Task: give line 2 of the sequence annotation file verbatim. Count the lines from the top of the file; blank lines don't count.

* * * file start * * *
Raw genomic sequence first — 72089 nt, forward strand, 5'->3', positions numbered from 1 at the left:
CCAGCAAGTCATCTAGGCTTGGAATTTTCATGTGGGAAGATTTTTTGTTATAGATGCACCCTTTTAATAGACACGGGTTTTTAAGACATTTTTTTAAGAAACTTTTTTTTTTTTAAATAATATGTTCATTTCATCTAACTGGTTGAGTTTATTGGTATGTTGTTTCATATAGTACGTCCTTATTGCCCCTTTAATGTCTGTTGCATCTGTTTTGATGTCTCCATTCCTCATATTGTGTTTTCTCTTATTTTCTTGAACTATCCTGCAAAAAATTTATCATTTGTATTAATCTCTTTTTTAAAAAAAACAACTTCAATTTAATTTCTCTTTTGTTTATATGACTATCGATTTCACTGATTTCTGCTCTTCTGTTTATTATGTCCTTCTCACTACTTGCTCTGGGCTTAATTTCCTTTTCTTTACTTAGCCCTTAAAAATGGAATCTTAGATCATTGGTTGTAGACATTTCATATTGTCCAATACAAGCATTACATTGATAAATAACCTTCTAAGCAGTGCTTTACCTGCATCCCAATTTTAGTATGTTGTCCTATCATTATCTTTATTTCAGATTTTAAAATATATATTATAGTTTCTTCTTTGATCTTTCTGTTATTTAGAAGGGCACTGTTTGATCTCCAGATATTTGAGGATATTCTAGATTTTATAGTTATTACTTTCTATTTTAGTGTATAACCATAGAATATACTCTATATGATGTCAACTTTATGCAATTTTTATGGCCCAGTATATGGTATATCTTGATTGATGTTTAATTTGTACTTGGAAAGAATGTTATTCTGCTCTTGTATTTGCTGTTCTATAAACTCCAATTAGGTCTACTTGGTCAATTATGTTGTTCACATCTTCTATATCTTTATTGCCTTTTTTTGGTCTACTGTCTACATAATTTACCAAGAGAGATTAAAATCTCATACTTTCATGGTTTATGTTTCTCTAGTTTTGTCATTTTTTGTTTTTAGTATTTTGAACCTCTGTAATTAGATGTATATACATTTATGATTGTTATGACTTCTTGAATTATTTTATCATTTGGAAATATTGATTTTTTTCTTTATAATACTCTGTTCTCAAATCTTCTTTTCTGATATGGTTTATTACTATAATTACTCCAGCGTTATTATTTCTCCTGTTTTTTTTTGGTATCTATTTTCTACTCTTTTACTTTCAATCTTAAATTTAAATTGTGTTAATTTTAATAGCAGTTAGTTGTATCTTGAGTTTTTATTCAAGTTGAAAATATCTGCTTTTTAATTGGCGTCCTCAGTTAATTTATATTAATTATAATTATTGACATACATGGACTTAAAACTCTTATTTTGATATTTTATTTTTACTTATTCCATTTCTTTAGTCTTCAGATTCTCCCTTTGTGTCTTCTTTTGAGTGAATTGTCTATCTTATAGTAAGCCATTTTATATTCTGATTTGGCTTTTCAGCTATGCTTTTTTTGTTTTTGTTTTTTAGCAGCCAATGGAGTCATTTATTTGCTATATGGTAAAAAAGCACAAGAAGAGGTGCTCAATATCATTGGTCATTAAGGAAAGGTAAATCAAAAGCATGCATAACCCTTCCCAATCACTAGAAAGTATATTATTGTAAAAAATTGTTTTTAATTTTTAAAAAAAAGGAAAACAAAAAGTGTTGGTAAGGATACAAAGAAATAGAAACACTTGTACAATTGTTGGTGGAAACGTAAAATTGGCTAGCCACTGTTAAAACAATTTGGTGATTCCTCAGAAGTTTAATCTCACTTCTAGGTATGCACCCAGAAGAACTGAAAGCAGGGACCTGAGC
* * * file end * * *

CCAGCAAGTCATCTAGGCTTGGAATTTTCATGTGGGAAGATTTTTTGTTATAGATGCACCCTTTTAATAGACACGGGTTTTTAAGACATTTTTTTAAGAAACTTTTTTTTTTTTAAATAATATGTTCATTTCATCTAACTGGTTGAGTTTATTGGTATGTTGTTTCATATAGTACGTCCTTATTGCCCCTTTAATGTCTGTTGCATCTGTTTTGATGTCTCCATTCCTCATATTGTGTTTTCTCTTATTTTCTTGAACTATCCTGCAAAAAATTTATCATTTGTATTAATCTCTTTTTTAAAAAAAACAACTTCAATTTAATTTCTCTTTTGTTTATATGACTATCGATTTCACTGATTTCTGCTCTTCTGTTTATTATGTCCTTCTCACTACTTGCTCTGGGCTTAATTTCCTTTTCTTTACTTAGCCCTTAAAAATGGAATCTTAGATCATTGGTTGTAGACATTTCATATTGTCCAATACAAGCATTACATTGATAAATAACCTTCTAAGCAGTGCTTTACCTGCATCCCAATTTTAGTATGTTGTCCTATCATTATCTTTATTTCAGATTTTAAAATATATATTATAGTTTCTTCTTTGATCTTTCTGTTATTTAGAAGGGCACTGTTTGATCTCCAGATATTTGAGGATATTCTAGATTTTATAGTTATTACTTTCTATTTTAGTGTATAACCATAGAATATACTCTATATGATGTCAACTTTATGCAATTTTTATGGCCCAGTATATGGTATATCTTGATTGATGTTTAATTTGTACTTGGAAAGAATGTTATTCTGCTCTTGTATTTGCTGTTCTATAAACTCCAATTAGGTCTACTTGGTCAATTATGTTGTTCACATCTTCTATATCTTTATTGCCTTTTTTTGGTCTACTGTCTACATAATTTACCAAGAGAGATTAAAATCTCATACTTTCATGGTTTATGTTTCTCTAGTTTTGTCATTTTTTGTTTTTAGTATTTTGAACCTCTGTAATTAGATGTATATACATTTATGATTGTTATGACTTCTTGAATTATTTTATCATTTGGAAATATTGATTTTTTTCTTTATAATACTCTGTTCTCAAATCTTCTTTTCTGATATGGTTTATTACTATAATTACTCCAGCGTTATTATTTCTCCTGTTTTTTTTTGGTATCTATTTTCTACTCTTTTACTTTCAATCTTAAATTTAAATTGTGTTAATTTTAATAGCAGTTAGTTGTATCTTGAGTTTTTATTCAAGTTGAAAATATCTGCTTTTTAATTGGCGTCCTCAGTTAATTTATATTAATTATAATTATTGACATACATGGACTTAAAACTCTTATTTTGATATTTTATTTTTACTTATTCCATTTCTTTAGTCTTCAGATTCTCCCTTTGTGTCTTCTTTTGAGTGAATTGTCTATCTTATAGTAAGCCATTTTATATTCTGATTTGGCTTTTCAGCTATGCTTTTTTTGTTTTTGTTTTTTAGCAGCCAATGGAGTCATTTATTTGCTATATGGTAAAAAAGCACAAGAAGAGGTGCTCAATATCATTGGTCATTAAGGAAAGGTAAATCAAAAGCATGCATAACCCTTCCCAATCACTAGAAAGTATATTATTGTAAAAAATTGTTTTTAATTTTTAAAAAAAAGGAAAACAAAAAGTGTTGGTAAGGATACAAAGAAATAGAAACACTTGTACAATTGTTGGTGGAAACGTAAAATTGGCTAGCCACTGTTAAAACAATTTGGTGATTCCTCAGAAGTTTAATCTCACTTCTAGGTATGCACCCAGAAGAACTGAAAGCAGGGACCTGAGC